When you look beyond the policy scorecard at the totality of what Donald Trump has done to American political life, he has proven to be not just an abysmal failure, but someone who makes whataboutist comparisons to other modern political leaders laughable. The daily cascade of indignities, when considered in totality, diminish the presidency and the country so thoroughly that we should all worry he will leave them both beyond repair.

Trump’s degradation of the office has been so totalizing that we now overlook his median daily conduct, which would have ended the career of any recent president who’d waken up one day in the White House residence and decided to start behaving this way. (As I write this he is on television mocking the Spanish pronunciation of Puerto Rico, and alluding to a secret storm a-brewing about which he has decided to keep the American people guessing. Hilarious.)

Trump’s illiberal instincts—his bullying of opponents and staffers, childish name calling, providing succor to racists and extremists—require constant tempering. These behaviors also demand that responsible people to do more than clutch their pearls and hope news cycles keep moving on.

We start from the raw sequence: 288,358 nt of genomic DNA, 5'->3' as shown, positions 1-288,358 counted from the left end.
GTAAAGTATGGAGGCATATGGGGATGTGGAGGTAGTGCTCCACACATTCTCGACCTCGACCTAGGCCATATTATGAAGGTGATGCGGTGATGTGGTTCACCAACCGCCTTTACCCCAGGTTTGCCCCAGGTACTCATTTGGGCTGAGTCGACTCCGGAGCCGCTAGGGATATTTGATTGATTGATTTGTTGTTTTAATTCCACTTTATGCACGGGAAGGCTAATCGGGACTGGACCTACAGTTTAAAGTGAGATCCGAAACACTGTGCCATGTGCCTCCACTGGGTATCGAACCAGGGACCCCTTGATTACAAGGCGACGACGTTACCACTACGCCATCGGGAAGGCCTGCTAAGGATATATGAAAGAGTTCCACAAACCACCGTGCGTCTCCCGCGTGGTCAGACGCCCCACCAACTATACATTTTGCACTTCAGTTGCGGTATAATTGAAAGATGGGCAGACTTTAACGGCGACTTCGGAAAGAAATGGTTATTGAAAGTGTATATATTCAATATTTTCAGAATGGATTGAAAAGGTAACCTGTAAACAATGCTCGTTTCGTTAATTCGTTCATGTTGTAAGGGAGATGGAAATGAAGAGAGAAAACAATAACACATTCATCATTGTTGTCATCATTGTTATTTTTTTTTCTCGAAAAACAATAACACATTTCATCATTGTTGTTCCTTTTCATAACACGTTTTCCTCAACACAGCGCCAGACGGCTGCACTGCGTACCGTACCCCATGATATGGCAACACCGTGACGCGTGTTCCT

Foreign leaders take their cues from Trump. Autocrats from the Philippines to Egypt to Hungary look at Trump and see license to push their anti-democratic agendas further. Hungary’s nationalist strongman Viktor Orban turned this subtext into text, saying that through Trump’s election: “We have received permission from the highest position in the world” to advance a nationalist agenda.

Here at home it is not a coincidence that reports have shown substantial numbers of school children do too, and have been using Trump’s language to bully their classmates.

Trump paid lip service to “Western values” in his first major international speech in Poland, but for him this phrase is essentially a substitute for the concept of “whiteness” and the rejection of muslim immigrants, rather than an admiration of actual democratic values are that have underpinned the expansion of freedom to millions around the world for nearly a century.